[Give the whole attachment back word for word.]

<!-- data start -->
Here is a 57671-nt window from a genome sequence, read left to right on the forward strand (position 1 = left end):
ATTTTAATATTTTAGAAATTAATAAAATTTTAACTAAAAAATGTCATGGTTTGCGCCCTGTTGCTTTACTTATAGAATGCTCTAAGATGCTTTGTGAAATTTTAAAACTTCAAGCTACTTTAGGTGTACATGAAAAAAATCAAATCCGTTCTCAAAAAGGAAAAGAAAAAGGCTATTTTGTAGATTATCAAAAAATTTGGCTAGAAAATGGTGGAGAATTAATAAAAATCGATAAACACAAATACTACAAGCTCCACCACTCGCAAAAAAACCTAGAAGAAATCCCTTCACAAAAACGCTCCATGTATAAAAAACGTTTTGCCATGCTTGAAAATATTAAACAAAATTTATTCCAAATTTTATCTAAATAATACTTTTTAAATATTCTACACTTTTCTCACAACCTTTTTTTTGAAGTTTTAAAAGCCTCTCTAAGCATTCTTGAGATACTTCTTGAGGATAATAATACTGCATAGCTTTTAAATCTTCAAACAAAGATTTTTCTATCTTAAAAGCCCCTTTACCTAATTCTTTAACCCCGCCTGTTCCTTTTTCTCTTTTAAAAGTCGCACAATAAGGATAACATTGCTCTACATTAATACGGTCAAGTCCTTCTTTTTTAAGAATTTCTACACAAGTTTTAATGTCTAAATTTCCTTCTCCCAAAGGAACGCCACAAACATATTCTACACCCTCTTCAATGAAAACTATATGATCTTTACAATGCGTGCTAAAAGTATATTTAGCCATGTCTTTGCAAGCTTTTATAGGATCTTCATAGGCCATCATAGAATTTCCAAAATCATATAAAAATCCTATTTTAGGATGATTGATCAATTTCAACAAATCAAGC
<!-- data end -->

Here is a 57671-nt window from a genome sequence, read left to right on the forward strand (position 1 = left end):
ATTTTAATATTTTAGAAATTAATAAAATTTTAACTAAAAAATGTCATGGTTTGCGCCCTGTTGCTTTACTTATAGAATGCTCTAAGATGCTTTGTGAAATTTTAAAACTTCAAGCTACTTTAGGTGTACATGAAAAAAATCAAATCCGTTCTCAAAAAGGAAAAGAAAAAGGCTATTTTGTAGATTATCAAAAAATTTGGCTAGAAAATGGTGGAGAATTAATAAAAATCGATAAACACAAATACTACAAGCTCCACCACTCGCAAAAAAACCTAGAAGAAATCCCTTCACAAAAACGCTCCATGTATAAAAAACGTTTTGCCATGCTTGAAAATATTAAACAAAATTTATTCCAAATTTTATCTAAATAATACTTTTTAAATATTCTACACTTTTCTCACAACCTTTTTTTTGAAGTTTTAAAAGCCTCTCTAAGCATTCTTGAGATACTTCTTGAGGATAATAATACTGCATAGCTTTTAAATCTTCAAACAAAGATTTTTCTATCTTAAAAGCCCCTTTACCTAATTCTTTAACCCCGCCTGTTCCTTTTTCTCTTTTAAAAGTCGCACAATAAGGATAACATTGCTCTACATTAATACGGTCAAGTCCTTCTTTTTTAAGAATTTCTACACAAGTTTTAATGTCTAAATTTCCTTCTCCCAAAGGAACGCCACAAACATATTCTACACCCTCTTCAATGAAAACTATATGATCTTTACAATGCGTGCTAAAAGTATATTTAGCCATGTCTTTGCAAGCTTTTATAGGATCTTCATAGGCCATCATAGAATTTCCAAAATCATATAAAAATCCTATTTTAGGATGATTGATCAATTTCAACAAATCAAGC